Discussion On The Unusual Form Of the Finale Of Haydn's Op.54, no.2
The three String Quartets that make up Haydn's Op.54 were probably written for the virtuoso violonist Johann Tost , and are therefore widely known as the "Tost Quartets." A feature common to all three of the quartets is the difficult writing of the first violin part.
A specific debate of concern arises when we look at the finale of the C Major Quartet, No. 2 of Op.54. It appears to be unusual in all senses: it closes and opens with an adagio (which still can be heard as an introduction at the beginning), has a very "curious" key change scheme , and leads the listener through a "hard-to-predict" series of events metrically as well as key-wise: scattered grand pauses and fermatas appear as connectors in the sub-movements . However, it still serves in its unique way of formal construction, towards a "successful" or a "satisfying" conclusion of the quartet.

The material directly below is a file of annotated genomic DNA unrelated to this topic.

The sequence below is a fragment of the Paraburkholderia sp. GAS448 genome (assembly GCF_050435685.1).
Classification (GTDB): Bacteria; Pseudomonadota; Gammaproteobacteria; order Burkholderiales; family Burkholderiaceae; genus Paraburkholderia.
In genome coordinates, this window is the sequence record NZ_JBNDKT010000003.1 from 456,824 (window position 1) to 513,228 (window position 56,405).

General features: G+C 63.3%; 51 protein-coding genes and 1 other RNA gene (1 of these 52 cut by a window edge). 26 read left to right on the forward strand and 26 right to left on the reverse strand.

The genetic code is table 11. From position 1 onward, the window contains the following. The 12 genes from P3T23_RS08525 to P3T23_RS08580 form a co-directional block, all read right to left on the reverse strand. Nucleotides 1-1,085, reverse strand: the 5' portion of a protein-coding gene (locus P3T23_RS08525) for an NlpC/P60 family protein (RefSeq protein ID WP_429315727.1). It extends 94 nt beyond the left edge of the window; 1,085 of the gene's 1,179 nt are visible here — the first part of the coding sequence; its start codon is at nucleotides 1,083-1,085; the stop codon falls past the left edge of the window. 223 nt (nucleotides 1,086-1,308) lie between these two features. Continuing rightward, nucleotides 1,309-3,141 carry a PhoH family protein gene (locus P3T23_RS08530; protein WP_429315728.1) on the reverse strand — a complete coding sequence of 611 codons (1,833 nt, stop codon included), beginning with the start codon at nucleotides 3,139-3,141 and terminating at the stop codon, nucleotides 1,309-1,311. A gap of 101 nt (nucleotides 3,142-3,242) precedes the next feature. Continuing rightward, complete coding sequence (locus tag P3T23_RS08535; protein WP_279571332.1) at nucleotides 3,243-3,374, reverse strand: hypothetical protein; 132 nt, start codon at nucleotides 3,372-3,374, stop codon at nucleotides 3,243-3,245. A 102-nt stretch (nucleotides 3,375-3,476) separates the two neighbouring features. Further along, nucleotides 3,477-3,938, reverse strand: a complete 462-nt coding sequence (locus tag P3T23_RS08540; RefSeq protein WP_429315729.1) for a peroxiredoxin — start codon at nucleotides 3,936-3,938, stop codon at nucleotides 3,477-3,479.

Or does it?
The purpose of the discussion in this paper is to: 1) shed a light on the relationship between the first, second and third movements and the finale through a formal examination of the movement and explain how "relevant" a closer it is for the whole quartet;
2) give an objective account of the "typical" finales we have encountered in the course so far, and compare and contrast the expectations from a "Haydn" finale with what we are presented with in Op.54;
3) provide a subjective view of how this "atypical" conclusion can/cannot work from a modern listener's perspective.
General Form and Characteristics Relating to Finale
Specifically, as the third of the seven "great" Quartets that Haydn wrote in the key of C, this quartet follows a quite unique route : following a regular sonata form first...